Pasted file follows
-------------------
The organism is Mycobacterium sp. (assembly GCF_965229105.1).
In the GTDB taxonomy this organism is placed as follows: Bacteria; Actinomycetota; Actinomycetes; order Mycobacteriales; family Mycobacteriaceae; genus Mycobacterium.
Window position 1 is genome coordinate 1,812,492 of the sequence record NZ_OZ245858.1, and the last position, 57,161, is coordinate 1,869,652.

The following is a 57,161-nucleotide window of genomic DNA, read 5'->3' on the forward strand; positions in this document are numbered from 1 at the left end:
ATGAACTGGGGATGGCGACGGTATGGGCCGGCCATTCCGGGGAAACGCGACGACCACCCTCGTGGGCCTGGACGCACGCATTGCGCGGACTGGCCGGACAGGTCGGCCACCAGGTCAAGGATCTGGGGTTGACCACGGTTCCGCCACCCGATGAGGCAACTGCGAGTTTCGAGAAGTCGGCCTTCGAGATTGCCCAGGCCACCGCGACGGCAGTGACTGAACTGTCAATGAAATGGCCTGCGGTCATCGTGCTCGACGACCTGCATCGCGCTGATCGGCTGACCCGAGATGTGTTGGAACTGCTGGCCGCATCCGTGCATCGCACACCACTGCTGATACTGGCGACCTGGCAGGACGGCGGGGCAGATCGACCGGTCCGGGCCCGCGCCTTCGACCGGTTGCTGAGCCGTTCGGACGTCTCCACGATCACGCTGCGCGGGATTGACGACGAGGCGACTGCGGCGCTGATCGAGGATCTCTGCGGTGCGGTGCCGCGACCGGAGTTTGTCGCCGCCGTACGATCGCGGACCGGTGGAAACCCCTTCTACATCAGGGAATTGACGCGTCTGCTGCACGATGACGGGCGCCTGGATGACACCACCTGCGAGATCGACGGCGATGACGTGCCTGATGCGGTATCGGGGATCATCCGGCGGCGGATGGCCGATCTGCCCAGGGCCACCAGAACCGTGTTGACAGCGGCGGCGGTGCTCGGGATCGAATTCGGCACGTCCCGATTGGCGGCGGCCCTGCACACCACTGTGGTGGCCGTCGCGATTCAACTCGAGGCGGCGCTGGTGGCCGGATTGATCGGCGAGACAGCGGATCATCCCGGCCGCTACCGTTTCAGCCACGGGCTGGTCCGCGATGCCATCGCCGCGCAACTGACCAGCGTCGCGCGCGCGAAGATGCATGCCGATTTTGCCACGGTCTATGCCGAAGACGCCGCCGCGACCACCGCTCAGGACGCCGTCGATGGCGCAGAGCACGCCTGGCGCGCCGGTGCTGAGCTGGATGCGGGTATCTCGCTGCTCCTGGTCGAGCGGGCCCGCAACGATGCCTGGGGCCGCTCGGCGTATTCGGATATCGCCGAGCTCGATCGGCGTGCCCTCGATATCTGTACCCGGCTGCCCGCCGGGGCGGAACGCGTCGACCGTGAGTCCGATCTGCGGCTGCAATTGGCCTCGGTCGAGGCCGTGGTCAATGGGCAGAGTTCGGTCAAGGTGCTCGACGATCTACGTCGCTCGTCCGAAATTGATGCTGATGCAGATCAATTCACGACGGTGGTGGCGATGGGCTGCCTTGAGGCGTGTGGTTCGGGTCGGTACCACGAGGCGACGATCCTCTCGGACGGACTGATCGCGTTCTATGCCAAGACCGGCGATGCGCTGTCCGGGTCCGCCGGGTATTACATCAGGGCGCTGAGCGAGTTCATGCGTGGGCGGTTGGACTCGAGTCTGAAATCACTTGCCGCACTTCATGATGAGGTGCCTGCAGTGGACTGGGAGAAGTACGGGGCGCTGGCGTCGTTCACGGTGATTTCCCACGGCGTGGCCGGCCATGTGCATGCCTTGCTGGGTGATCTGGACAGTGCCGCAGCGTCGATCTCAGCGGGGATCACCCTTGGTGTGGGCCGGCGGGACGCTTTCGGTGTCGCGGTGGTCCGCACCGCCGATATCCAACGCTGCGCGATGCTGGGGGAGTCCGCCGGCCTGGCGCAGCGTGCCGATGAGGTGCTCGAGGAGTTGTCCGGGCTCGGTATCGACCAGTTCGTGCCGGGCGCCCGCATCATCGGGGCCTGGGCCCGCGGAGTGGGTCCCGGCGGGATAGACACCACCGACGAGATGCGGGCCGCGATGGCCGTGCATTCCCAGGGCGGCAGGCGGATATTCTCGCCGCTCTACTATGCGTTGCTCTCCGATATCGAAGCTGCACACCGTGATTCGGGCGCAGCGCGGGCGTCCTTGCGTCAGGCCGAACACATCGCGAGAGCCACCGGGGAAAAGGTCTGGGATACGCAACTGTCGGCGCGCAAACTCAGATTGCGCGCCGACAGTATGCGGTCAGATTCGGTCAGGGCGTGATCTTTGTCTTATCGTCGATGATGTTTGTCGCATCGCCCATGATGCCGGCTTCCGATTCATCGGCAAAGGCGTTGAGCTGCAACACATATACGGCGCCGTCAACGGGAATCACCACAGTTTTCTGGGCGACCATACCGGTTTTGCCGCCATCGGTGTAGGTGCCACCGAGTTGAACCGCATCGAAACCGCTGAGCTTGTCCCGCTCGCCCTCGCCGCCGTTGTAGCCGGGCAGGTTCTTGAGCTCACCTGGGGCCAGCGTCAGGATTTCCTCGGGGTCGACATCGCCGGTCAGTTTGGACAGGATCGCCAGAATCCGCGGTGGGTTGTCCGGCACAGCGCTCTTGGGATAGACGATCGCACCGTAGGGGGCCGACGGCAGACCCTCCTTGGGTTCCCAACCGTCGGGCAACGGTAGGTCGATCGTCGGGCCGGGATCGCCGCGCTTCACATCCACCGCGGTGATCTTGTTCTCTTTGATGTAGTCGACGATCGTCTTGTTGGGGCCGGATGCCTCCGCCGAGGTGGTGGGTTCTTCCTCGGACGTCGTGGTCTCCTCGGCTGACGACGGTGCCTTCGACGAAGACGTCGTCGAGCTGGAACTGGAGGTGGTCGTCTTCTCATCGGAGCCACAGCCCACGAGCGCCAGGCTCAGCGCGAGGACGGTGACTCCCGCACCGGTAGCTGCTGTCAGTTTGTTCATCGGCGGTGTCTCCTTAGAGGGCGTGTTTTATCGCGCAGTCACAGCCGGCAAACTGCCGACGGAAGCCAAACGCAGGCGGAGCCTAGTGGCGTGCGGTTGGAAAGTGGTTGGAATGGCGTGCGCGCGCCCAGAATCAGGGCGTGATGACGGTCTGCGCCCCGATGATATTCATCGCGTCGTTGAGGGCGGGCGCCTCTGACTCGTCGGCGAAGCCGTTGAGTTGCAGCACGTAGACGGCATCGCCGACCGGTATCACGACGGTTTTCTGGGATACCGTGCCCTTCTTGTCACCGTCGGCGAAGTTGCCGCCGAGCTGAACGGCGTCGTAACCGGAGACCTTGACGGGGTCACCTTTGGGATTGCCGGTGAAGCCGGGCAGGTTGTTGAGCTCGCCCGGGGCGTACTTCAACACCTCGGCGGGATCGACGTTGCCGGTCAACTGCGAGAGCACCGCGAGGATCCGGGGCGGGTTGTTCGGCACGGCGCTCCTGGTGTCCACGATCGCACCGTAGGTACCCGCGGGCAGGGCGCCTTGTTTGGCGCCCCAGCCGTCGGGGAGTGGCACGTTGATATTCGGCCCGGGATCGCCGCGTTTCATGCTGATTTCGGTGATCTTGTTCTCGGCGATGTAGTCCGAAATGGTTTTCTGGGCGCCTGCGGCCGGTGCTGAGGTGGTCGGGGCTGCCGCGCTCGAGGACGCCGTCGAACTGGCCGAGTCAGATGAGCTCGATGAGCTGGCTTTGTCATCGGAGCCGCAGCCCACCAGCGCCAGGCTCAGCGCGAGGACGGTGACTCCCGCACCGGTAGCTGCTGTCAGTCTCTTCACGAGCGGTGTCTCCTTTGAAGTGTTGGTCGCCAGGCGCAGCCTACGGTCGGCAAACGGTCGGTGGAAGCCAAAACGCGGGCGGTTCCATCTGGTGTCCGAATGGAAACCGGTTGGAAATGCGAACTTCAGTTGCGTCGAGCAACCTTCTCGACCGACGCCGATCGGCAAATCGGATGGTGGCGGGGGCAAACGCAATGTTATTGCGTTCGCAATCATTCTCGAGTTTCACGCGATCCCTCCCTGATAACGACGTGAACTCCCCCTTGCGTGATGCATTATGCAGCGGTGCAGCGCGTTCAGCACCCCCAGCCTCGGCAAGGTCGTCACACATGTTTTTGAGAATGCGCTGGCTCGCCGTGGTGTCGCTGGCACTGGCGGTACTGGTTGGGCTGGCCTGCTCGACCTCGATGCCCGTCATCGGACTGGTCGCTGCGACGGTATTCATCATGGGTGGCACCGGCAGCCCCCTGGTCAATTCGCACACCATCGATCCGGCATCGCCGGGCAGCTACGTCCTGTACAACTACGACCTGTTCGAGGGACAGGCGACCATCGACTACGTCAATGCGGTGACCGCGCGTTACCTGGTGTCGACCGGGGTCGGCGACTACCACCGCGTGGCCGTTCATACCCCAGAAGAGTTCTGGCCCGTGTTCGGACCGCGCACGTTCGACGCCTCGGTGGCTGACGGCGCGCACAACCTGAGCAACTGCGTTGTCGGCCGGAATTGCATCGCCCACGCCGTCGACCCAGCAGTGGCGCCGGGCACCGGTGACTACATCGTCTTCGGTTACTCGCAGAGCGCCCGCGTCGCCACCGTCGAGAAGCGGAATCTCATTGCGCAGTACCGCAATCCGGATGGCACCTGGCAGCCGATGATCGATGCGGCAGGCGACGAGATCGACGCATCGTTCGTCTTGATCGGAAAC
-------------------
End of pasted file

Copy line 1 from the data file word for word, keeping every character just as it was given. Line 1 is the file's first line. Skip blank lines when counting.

The organism is Mycobacterium sp. (assembly GCF_965229105.1).